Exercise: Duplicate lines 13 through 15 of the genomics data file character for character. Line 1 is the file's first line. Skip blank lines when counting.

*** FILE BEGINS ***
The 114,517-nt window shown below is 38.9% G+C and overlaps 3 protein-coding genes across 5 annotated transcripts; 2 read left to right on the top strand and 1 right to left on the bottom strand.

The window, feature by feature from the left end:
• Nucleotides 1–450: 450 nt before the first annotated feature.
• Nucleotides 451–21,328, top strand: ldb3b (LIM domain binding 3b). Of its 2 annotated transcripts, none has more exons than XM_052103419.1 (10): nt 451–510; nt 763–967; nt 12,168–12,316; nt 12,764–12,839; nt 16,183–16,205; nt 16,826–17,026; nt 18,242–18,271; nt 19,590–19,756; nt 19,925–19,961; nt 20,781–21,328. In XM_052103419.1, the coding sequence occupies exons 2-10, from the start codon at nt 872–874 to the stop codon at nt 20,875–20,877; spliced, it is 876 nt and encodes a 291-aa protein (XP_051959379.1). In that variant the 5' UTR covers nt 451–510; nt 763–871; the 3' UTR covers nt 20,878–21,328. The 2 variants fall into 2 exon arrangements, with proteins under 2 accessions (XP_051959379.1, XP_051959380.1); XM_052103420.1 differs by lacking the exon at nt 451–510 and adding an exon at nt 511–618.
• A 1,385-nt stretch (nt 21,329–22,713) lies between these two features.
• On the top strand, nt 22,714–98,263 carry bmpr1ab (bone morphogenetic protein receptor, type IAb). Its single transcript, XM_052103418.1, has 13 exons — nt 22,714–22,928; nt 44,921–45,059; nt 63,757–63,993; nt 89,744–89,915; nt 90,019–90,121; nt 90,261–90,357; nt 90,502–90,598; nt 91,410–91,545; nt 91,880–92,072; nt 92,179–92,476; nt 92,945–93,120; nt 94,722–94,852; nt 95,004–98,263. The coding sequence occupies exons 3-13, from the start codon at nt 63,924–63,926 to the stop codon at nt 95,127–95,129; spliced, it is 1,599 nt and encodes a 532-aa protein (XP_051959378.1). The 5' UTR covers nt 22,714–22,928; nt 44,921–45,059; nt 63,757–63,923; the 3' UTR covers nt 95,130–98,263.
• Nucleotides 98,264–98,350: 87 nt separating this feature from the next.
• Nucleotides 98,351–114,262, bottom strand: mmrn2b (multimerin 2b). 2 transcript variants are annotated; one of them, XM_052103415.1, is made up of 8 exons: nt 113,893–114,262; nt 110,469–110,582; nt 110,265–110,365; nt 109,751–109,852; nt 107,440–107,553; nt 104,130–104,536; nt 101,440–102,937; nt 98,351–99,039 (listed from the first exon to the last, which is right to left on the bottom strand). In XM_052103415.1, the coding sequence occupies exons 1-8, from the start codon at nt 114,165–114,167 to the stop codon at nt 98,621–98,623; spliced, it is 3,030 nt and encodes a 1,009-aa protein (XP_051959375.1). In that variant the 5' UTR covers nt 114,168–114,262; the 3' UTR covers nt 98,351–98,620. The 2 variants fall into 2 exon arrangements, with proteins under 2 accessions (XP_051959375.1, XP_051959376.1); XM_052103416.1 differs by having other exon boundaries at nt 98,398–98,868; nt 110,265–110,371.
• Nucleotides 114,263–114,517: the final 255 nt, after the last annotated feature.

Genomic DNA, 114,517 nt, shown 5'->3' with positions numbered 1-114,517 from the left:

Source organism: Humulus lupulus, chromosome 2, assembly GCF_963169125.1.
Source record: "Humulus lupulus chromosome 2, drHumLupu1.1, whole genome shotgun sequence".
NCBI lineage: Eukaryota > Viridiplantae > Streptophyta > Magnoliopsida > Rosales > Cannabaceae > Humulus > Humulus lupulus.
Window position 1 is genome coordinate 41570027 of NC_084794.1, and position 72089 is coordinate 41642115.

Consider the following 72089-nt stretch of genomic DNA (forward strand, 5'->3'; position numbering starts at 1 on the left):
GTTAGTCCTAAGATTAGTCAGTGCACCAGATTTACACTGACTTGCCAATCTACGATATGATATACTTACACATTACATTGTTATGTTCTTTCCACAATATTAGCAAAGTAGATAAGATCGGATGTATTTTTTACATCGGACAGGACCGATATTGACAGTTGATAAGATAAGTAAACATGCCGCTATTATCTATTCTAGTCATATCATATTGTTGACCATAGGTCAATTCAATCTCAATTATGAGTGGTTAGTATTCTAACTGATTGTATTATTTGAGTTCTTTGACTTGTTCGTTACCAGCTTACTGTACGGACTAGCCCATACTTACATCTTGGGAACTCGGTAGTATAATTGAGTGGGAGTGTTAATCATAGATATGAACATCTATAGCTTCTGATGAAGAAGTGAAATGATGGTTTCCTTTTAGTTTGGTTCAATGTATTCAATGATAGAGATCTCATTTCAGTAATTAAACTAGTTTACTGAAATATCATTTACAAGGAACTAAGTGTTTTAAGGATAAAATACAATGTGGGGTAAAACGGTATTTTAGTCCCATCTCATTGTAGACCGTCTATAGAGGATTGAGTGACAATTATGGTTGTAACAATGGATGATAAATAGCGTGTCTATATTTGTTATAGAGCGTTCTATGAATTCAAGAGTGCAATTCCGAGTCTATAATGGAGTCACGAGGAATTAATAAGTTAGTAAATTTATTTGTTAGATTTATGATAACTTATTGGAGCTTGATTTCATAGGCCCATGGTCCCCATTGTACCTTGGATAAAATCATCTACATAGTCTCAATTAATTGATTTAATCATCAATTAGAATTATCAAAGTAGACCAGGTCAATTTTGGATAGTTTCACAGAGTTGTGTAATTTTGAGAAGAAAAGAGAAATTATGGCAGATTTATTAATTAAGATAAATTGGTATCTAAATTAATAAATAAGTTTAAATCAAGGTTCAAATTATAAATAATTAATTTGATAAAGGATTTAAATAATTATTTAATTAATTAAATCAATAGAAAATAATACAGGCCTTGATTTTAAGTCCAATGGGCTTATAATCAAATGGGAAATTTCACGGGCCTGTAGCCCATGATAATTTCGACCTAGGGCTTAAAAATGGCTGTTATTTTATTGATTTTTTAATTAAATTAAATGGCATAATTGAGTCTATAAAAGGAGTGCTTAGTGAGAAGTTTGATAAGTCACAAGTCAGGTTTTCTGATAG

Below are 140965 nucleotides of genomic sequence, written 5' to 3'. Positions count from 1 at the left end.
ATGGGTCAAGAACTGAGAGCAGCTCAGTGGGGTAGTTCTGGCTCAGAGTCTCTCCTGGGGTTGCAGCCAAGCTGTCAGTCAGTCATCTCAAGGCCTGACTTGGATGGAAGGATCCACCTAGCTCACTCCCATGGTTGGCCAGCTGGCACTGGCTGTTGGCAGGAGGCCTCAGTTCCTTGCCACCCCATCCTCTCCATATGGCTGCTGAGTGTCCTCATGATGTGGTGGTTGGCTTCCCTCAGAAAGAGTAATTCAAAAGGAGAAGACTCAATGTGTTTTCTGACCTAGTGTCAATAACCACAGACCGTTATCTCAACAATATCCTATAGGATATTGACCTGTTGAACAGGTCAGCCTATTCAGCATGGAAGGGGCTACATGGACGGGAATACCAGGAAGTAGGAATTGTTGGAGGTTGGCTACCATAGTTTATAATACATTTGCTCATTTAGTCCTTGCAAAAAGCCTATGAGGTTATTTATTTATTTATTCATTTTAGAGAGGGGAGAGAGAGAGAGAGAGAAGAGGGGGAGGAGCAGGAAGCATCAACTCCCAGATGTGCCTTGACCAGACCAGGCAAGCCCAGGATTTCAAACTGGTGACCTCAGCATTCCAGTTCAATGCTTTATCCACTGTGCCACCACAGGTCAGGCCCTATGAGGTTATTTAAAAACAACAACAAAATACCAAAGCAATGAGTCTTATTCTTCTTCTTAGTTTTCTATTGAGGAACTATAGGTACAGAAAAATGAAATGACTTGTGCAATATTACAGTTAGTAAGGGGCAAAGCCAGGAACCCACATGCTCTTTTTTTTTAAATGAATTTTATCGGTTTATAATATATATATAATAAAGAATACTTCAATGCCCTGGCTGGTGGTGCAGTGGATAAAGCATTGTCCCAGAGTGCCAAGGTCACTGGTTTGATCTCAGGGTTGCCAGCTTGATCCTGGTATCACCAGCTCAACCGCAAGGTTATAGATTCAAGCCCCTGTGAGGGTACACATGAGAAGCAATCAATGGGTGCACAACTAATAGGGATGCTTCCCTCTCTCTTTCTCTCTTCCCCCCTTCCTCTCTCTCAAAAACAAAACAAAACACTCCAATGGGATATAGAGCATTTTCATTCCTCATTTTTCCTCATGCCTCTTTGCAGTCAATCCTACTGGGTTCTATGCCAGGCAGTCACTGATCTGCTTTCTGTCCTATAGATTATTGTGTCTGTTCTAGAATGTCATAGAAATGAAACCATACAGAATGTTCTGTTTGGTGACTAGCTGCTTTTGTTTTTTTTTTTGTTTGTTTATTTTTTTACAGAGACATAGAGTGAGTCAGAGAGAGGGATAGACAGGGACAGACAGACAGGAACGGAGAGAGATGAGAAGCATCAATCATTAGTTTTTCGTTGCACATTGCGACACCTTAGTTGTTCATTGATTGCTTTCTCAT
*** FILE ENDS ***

NCBI lineage: Eukaryota > Viridiplantae > Streptophyta > Magnoliopsida > Rosales > Cannabaceae > Humulus > Humulus lupulus.
Window position 1 is genome coordinate 41570027 of NC_084794.1, and position 72089 is coordinate 41642115.

Consider the following 72089-nt stretch of genomic DNA (forward strand, 5'->3'; position numbering starts at 1 on the left):